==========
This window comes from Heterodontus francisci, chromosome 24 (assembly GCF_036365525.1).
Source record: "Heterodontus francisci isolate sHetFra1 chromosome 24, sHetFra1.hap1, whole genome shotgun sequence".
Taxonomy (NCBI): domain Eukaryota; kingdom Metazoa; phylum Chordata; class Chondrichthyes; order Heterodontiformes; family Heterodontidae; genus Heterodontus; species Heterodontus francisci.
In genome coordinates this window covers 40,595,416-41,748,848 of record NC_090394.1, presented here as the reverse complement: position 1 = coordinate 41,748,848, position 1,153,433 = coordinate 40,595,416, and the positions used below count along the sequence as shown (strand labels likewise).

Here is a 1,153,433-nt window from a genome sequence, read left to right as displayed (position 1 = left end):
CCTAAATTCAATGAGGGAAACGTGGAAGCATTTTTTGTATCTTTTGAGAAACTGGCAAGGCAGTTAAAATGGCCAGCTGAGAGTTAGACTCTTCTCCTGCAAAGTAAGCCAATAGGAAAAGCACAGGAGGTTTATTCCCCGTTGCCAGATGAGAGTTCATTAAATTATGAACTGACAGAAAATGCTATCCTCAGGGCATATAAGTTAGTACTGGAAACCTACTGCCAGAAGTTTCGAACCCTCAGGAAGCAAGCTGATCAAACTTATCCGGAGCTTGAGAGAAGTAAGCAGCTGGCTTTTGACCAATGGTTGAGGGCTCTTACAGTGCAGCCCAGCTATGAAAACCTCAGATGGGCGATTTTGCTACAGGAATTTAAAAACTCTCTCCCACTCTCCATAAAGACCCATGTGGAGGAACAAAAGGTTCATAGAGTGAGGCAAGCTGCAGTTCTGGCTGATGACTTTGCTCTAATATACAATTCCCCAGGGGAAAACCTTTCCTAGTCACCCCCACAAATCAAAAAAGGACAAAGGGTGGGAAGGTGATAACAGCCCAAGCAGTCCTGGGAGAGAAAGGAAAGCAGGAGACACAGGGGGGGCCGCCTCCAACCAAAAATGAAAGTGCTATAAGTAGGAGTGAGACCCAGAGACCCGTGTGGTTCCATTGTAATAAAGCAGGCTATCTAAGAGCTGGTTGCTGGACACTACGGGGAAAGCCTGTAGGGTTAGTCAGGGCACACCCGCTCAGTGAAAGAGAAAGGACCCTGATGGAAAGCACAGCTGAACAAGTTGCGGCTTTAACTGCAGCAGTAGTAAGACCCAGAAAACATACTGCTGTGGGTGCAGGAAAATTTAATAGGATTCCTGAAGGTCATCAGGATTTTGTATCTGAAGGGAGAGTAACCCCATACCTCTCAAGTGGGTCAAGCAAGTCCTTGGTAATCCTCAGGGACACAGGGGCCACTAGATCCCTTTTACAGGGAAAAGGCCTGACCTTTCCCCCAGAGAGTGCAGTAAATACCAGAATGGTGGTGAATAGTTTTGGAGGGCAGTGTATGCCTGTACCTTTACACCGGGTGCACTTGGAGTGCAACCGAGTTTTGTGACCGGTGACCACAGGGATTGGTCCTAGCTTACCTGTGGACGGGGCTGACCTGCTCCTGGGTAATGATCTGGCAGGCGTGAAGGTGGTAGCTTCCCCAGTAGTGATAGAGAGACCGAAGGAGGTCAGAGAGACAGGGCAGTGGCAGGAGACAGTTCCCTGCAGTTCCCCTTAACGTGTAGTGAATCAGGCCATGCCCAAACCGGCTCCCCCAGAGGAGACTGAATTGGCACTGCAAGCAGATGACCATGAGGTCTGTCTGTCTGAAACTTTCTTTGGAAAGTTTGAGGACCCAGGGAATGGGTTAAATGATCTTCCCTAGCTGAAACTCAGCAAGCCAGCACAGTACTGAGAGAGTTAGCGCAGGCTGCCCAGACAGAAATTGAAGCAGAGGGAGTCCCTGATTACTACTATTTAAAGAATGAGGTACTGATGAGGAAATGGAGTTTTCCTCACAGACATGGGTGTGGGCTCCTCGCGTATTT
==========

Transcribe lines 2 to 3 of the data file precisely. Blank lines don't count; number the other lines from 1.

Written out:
Source record: "Heterodontus francisci isolate sHetFra1 chromosome 24, sHetFra1.hap1, whole genome shotgun sequence".
Taxonomy (NCBI): domain Eukaryota; kingdom Metazoa; phylum Chordata; class Chondrichthyes; order Heterodontiformes; family Heterodontidae; genus Heterodontus; species Heterodontus francisci.